Exercising in the Extremes
It’s a brisk morning in Michigan today; the sun is reflecting off the fresh fallen snow and the crunch of my snowshoes echo throughout the trees as I go collect firewood from our barn. While making the chilly trek, I reminisce on the variety of seasons mother nature blesses Michigan with and how my walks to the barn are easier on some days than others.
It may come as a surprise to some that there are safe exercise temperatures. Extreme heat and cold can be dangerous for many populations, especially those who have suffered a heart event. These recommendations are not just for those who live in places with frigid winters, but also those who live in hot and humid climates. While there are safety measures that many may take to safely perform exercise in extreme temperatures, some activities (and weather) should be completely avoided after a heart event.
The American College of Sports Medicine states that optimal exercising conditions are between 68℉ and 72℉ (20℃ and 22℃) and less than 60% humidity. We know that these conditions can only be achieved indoors and in a controlled environment! For outdoor conditions, it is generally accepted that safe exercise conditions are between 32℉ and 82℉ (heat index)/90℉ (humidity index) (0℃ and 28℃/32.2℃). In both environments, you should refer to the “feels like” guide in the weather. For example, in cold months, the windchill can make the outdoor temperature “feel like” 28℉ even if it is above freezing. Likewise, humidity can cause the temperature to “feel like” 95℉ even if it’s only 88℉.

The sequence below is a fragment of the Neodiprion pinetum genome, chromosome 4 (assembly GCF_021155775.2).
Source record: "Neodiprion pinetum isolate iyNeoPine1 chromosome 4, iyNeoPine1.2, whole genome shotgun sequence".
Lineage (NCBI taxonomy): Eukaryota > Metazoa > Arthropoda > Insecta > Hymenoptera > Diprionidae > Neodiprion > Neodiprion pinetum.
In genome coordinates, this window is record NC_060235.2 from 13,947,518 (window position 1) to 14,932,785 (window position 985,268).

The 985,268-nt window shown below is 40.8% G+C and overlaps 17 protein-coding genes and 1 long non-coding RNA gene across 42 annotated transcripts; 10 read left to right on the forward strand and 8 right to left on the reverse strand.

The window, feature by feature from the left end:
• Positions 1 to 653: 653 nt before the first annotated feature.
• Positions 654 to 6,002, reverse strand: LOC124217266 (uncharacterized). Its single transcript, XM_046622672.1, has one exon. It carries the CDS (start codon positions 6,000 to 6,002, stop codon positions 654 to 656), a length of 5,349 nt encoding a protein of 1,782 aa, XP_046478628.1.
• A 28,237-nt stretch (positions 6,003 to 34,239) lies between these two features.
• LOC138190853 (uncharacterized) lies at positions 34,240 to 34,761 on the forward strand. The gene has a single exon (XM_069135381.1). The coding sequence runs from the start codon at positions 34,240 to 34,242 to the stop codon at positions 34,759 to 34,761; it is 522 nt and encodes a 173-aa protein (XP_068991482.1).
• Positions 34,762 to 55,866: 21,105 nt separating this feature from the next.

What precautions can you take if you do decide to exercise in harsh temperatures?
For cold environments, make sure you have adequate layers and wear a warm barrier across your mouth (in Michigan, many people use balaclavas or bandanas). You also want to make sure that you warm your body up in your layers BEFORE going outside. Lastly, try limiting your time outside to 10 - 15 minutes. The most important rule: Absolutely NO snow shoveling or snow blowing. That means you can not shovel or snow blow the “light flurries” and it does not matter if your snowblower is “self-propelled”... the answer is NO. To see why snow shoveling/snow blowing is so dangerous, tune into our next blog post.
For hot and humid environments, make sure you dress in cool clothing that wicks moisture well. It is important to stay hydrated, as sweating and dehydration are the biggest dangers when the heat and humidity go up. Again, try to limit your time outside and adequately cool yourself before going outside a second time. The most important rule: limit high intensity interval training in hot weather, as it increases body temperature quicker than moderate exercise.
Extreme weather, like hot or cold temperatures, is a great time to try a variety of indoor exercises. There are many exercises that can mimic our favorite outdoor activities, such as spin classes or stair climbers. It’s also a great time to try a new sport or activity, such as kickboxing, water aerobics, ZUMBA, or yoga and meditation. You may find a new exercise or class that you want to incorporate into your routine!
Liguori, G. (2021). ACSM’s Guidelines for Exercise Testing and Prescription. [VitalSource Bookshelf]. Retrieved from Source.
Reynolds, M. C. (2021, August 3). Hot Weather Exercise. Diabetes Self Management Patient Education Materials. Retrieved October 6, 2022, from Source.